Growing into Music
Since 2009 I have been working as co-investigator on “Growing into Music,” a film-based project (funded through the Arts and Humanities Research Council’s “Beyond Text” scheme) that documents and analyzes how children learn music in oral musical traditions.
I have been working with a small team of ethnomusicologists, led by Lucy Durán of SOAS and BBC radio’s World Routes, which has been exploring the activities of young musicians from various cultures in Latin America, South and Central Asia, and Africa. We have been conducting a detailed exploration of the routes via which children become musicians, beginning with passive exposure in infancy and culminating in adolescent participation in public performance. The aim of the project is to present an analysis of oral/aural transmission, a phenomenon that is fundamental and intrinsic to the majority of musics around the world.
My focus has been on Cuba, where I have been researching how children learn rumba and religious music in Havana, Matanzas and Güines; and Venezuela, where I worked with young musicians learning música llanera and classical music (the latter through El Sistema) in Guanare, Portuguesa, and small surrounding towns in the plains of Los Llanos. Although music is my principal focus, my project has inevitably spilt over into the realm of dance.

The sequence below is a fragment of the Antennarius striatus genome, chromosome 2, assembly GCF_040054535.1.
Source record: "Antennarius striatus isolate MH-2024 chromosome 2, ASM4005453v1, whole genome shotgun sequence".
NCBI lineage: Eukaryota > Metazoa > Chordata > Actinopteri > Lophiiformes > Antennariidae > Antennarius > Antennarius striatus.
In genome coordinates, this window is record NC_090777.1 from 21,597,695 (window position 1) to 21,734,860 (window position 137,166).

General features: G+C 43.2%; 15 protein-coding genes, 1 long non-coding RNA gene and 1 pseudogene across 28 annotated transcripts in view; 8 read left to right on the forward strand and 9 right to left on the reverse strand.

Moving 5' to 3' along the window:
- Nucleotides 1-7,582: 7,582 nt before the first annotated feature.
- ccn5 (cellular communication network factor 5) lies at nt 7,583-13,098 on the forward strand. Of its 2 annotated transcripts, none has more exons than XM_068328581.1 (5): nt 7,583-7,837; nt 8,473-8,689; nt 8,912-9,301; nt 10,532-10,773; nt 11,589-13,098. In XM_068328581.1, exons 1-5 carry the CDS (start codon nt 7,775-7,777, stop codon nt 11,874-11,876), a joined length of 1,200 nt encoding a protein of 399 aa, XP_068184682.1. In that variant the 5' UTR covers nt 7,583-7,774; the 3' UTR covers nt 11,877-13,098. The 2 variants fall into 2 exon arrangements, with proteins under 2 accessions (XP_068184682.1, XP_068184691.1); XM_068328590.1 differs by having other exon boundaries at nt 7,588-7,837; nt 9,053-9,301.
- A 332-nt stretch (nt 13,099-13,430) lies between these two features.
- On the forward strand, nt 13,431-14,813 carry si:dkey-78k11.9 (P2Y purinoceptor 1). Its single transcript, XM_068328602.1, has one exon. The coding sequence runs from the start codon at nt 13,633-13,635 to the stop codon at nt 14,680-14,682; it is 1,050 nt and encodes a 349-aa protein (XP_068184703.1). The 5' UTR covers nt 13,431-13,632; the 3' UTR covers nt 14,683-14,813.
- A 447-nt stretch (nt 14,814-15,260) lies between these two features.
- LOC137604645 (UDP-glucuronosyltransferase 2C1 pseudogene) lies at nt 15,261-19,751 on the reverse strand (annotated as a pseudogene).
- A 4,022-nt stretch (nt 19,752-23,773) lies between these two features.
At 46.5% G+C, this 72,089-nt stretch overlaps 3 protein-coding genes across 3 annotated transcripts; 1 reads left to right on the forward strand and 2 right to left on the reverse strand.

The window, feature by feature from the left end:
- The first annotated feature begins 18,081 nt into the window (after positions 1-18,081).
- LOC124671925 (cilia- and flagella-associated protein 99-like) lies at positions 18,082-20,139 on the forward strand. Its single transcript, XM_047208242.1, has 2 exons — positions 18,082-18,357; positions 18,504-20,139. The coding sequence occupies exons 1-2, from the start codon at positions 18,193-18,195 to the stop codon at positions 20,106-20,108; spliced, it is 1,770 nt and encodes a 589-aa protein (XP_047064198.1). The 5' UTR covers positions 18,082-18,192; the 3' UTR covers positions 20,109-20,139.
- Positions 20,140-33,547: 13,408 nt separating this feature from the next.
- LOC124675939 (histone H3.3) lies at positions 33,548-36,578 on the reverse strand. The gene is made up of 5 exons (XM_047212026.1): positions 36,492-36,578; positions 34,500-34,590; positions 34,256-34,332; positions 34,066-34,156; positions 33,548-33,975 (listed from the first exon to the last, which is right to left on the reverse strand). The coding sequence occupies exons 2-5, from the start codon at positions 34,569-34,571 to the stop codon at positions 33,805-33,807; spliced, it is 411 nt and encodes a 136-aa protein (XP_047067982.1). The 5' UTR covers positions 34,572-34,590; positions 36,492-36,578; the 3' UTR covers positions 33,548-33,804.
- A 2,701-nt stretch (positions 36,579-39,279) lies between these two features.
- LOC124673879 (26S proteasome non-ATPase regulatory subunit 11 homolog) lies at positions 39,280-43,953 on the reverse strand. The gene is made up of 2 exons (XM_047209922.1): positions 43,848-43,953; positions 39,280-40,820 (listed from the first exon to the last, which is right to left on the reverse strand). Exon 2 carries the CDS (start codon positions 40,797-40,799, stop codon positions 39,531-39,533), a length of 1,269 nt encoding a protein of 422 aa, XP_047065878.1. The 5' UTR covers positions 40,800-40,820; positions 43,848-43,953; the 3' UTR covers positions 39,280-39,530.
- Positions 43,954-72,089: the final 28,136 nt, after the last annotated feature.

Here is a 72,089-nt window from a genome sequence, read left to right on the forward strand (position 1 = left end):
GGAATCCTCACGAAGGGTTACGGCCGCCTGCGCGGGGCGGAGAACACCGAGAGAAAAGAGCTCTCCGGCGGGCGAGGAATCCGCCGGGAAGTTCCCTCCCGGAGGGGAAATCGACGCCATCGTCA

I am currently working on a series of long and short ethnographic films that will present the results of this project. These films will be ready for public dissemination over the Internet by autumn 2012.
Some of my films have already been shown at the Havana Film Festival, La Linea Festival (London), the “Latin America 2011” trade union conference (London), the National Museum (Bamako, Mali), and several venues in Havana.